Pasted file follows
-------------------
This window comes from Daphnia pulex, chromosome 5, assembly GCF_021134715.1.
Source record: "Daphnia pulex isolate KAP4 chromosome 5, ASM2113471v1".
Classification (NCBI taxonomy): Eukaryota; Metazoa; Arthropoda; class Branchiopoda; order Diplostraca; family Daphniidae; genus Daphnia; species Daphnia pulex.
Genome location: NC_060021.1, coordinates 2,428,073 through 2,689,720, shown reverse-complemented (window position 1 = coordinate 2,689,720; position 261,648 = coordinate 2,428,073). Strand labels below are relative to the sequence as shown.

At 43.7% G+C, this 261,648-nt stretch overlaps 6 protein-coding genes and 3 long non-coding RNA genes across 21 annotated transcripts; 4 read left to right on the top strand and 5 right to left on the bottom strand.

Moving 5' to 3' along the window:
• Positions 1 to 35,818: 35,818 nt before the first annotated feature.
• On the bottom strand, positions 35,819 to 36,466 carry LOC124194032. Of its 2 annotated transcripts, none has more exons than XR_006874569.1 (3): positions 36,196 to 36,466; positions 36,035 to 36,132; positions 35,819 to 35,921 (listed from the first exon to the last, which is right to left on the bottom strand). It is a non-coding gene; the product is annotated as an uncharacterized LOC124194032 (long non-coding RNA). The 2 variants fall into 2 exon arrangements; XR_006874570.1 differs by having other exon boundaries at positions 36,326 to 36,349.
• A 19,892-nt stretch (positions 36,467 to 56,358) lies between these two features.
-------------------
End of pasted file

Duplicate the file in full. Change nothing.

This window comes from Daphnia pulex, chromosome 5, assembly GCF_021134715.1.
Source record: "Daphnia pulex isolate KAP4 chromosome 5, ASM2113471v1".
Classification (NCBI taxonomy): Eukaryota; Metazoa; Arthropoda; class Branchiopoda; order Diplostraca; family Daphniidae; genus Daphnia; species Daphnia pulex.
Genome location: NC_060021.1, coordinates 2,428,073 through 2,689,720, shown reverse-complemented (window position 1 = coordinate 2,689,720; position 261,648 = coordinate 2,428,073). Strand labels below are relative to the sequence as shown.

At 43.7% G+C, this 261,648-nt stretch overlaps 6 protein-coding genes and 3 long non-coding RNA genes across 21 annotated transcripts; 4 read left to right on the top strand and 5 right to left on the bottom strand.

Moving 5' to 3' along the window:
• Positions 1 to 35,818: 35,818 nt before the first annotated feature.
• On the bottom strand, positions 35,819 to 36,466 carry LOC124194032. Of its 2 annotated transcripts, none has more exons than XR_006874569.1 (3): positions 36,196 to 36,466; positions 36,035 to 36,132; positions 35,819 to 35,921 (listed from the first exon to the last, which is right to left on the bottom strand). It is a non-coding gene; the product is annotated as an uncharacterized LOC124194032 (long non-coding RNA). The 2 variants fall into 2 exon arrangements; XR_006874570.1 differs by having other exon boundaries at positions 36,326 to 36,349.
• A 19,892-nt stretch (positions 36,467 to 56,358) lies between these two features.